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Richard Rose
The Elephant Brooch
Richard Rose


 



“I was named after the Nightingale of India, the great poet Sarojini Naidu,” said Paati.

“You see my parents were both members of the Congress and workers for the freedom of India. Of course, I was just a small child and it wasn’t until much later that I came to know the significance of my name. I was ten years old when Sarojini Naidu passed away and when I read about what she had achieved I felt so proud to be the bearer of her name”.

Bibin and Manju loved to hear the stories that their great grandmother told from her youth. Life when she was young must have been so much different from that which they experienced today and although they had heard most of Paati’s tales many times, they never tired of this repetition.  Paati was old, but her memory was good and her attention to detail held the attention of her great grandchildren, much as had been the case for their parents and grandparents in earlier years. She had been born during a defining period of Indian history and it was not only her family that knew the importance of the momentous events that she recalled.

Today was Paati’s 78th Birthday and as is invariably the situation when children spend time with those from earlier generations, in the eyes of Bibin and Manju she appeared very old. Although they saw their great grandmother almost every day, today was special and the two children came bearing gifts to celebrate such an auspicious occasion. Paati had a sweet tooth and knowing this, Talsi had taken her children by bus to Chennai to purchase gifts from the Sri Krishna sweet shop in Anna Nagar. Whilst the colourful displays and delicious aromas of the shop could have justified a lengthy stay at this delectable store, their visit was in fact quite brief. Everyone in the Sudev family knew that what Paati loved best were the rich mysurpa and kesar peda, which was her favourite childhood treat and it was with a box of each of these delicacies that they had returned to Kalapurum yesterday afternoon.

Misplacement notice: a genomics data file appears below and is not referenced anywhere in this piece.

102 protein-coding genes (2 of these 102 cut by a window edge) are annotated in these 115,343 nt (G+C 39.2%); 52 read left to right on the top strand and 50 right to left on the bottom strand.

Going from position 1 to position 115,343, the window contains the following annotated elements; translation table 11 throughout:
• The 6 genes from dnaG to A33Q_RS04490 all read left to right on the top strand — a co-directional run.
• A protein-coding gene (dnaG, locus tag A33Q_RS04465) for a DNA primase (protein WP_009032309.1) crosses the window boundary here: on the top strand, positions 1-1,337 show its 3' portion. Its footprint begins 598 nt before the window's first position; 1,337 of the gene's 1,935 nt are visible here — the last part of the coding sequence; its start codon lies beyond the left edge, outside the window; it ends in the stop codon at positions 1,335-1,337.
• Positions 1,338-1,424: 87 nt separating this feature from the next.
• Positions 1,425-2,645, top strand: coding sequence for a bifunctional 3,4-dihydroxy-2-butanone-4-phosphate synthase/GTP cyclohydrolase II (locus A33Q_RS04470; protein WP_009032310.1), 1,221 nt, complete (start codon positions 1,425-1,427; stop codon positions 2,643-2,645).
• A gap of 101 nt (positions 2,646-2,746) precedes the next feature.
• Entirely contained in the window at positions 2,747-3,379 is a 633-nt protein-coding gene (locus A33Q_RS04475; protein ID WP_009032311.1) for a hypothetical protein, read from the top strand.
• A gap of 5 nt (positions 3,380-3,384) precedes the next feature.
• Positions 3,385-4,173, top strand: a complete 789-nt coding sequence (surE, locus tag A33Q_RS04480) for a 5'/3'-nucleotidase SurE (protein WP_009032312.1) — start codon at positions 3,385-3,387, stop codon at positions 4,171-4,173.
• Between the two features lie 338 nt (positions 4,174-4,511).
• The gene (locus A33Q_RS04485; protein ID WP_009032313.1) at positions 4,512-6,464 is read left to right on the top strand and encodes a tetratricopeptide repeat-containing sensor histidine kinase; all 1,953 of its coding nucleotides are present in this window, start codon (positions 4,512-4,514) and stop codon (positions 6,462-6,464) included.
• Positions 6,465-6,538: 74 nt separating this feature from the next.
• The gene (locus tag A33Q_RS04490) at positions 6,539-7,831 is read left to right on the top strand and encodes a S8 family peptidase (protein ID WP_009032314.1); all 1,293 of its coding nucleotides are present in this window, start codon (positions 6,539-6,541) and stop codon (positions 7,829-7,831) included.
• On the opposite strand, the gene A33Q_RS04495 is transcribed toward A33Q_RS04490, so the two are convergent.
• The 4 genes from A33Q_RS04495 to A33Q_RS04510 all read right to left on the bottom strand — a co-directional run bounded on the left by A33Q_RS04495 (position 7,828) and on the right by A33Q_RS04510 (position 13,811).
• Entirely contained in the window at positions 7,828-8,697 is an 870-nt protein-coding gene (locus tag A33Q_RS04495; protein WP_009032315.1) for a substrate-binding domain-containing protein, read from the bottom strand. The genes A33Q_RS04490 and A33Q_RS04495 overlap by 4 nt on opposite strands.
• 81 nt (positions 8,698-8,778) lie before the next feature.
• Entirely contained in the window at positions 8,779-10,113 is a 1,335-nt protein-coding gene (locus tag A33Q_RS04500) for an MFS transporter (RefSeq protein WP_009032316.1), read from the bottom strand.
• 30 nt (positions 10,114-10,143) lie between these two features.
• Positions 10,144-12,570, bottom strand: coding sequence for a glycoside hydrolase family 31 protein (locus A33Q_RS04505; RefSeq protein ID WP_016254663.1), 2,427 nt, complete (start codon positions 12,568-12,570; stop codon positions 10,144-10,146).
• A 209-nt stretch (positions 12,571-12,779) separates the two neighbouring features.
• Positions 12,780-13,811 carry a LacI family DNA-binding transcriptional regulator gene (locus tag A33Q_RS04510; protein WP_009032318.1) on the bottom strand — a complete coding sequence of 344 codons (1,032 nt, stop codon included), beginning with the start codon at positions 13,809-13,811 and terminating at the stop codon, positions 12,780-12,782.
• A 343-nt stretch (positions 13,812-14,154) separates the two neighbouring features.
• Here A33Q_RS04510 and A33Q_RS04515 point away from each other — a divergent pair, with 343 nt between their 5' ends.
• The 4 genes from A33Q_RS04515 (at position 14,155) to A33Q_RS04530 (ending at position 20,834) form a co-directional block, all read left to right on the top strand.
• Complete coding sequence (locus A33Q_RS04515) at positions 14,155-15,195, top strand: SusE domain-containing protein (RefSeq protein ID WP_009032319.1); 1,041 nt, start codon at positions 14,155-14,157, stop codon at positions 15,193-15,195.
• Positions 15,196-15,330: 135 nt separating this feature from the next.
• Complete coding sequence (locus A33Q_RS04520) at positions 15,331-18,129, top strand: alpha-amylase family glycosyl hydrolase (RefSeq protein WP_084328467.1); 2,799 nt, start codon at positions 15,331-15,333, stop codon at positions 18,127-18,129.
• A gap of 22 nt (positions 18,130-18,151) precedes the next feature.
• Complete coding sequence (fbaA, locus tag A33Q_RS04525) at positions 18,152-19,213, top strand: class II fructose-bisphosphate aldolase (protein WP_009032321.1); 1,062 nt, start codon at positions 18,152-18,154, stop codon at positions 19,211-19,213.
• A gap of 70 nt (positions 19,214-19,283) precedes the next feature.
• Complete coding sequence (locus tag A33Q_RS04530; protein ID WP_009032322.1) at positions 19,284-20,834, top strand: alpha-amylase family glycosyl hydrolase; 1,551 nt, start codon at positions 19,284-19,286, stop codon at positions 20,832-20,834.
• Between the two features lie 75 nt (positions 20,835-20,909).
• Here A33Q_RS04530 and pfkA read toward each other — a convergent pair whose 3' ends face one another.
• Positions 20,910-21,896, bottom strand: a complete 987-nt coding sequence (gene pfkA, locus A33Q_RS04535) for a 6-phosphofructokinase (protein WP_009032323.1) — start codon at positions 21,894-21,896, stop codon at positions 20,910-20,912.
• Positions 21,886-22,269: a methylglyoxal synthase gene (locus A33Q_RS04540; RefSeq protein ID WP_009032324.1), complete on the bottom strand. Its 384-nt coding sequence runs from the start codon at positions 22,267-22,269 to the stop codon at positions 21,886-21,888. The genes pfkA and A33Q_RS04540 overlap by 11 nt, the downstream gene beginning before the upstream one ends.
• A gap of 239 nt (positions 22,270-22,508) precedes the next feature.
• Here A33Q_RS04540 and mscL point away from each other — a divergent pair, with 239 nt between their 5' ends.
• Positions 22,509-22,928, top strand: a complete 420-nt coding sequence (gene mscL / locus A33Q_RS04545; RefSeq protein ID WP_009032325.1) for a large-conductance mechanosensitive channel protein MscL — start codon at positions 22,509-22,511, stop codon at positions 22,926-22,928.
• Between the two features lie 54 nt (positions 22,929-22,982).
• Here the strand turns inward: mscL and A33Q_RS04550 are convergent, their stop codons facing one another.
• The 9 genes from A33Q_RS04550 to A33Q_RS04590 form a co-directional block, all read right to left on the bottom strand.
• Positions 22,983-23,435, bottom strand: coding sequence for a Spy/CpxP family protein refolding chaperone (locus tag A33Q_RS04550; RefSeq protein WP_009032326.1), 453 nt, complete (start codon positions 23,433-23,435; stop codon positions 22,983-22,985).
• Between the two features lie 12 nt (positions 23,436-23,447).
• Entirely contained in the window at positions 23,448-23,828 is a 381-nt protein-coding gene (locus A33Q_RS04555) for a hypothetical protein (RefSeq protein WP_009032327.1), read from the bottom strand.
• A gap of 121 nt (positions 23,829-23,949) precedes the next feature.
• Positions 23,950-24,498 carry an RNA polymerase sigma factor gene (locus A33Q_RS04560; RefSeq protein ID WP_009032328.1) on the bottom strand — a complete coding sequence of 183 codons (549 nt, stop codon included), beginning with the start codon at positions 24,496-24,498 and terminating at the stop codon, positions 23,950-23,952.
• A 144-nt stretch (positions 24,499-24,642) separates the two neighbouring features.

Bibin and Manju had chosen colourful paper to wrap their gifts and it was with great pleasure, and perhaps a little anticipation that Paati would want to share the contents of the boxes, that they watched her peel the wrapping from these presents. The smile that lit up their grandmother’s face was enough to confirm her delight as contents of the boxes were revealed.  Taking each child in turn Paati hugged them close to her breast, thanking them for the wisdom of the choice of sweets that they had made, whilst surreptitiously offering Talsi a knowing and grateful smile. And just as Bibin and Manju had hoped, within minutes along with Paati and their mother, they were savouring the sweet contents of the boxes.

Birthdays are generally happy occasions, but they can also be a time for reminiscence and sometimes for sad memories. It is often small details or occurrences that provoke such recollections, as was the case today as Paati enjoyed the company of her close knit family. It was amidst all of the family banter and laughter that Manju first noticed the silver brooch shaped like an elephant that caught the sunlight from the angle it was pinned on the breast of Paati’s sari. She was sure that she had seen it before, but equally confident that it was not an ornament worn by her grandmother often. Indeed, apart from her earrings and on special occasions a gold necklace, Paati seldom wore jewellery of any description.

“Paati,” began Manju, “that is such a beautiful brooch that you are wearing. Have you had it since you were young?”

Paati raised her right hand to her breast, stroking the brooch and looking down as if to remind herself of its detail. For a while she was quiet and Manju could see that her grandmother was thinking before making a response, but eventually she looked up at Manju, and then at Bibin and smiled.

“Yes indeed, I can tell you the exact date on which I was given this beautiful brooch,” she said with a sigh. “I wear it on special occasions because it brings me many happy memories, but I don’t wear it often because it can also make me sad.”

With this seemingly contradictory expression Paati unpinned the brooch from her sari and handed it carefully to Manju who examined it closely, turning it over in her hand. Bibin, whose interest in this obviously significant bijou had been aroused as much as his sister’s, reached out his hand and Manju gently passed it to him feeling that this might indeed be a precious jewel.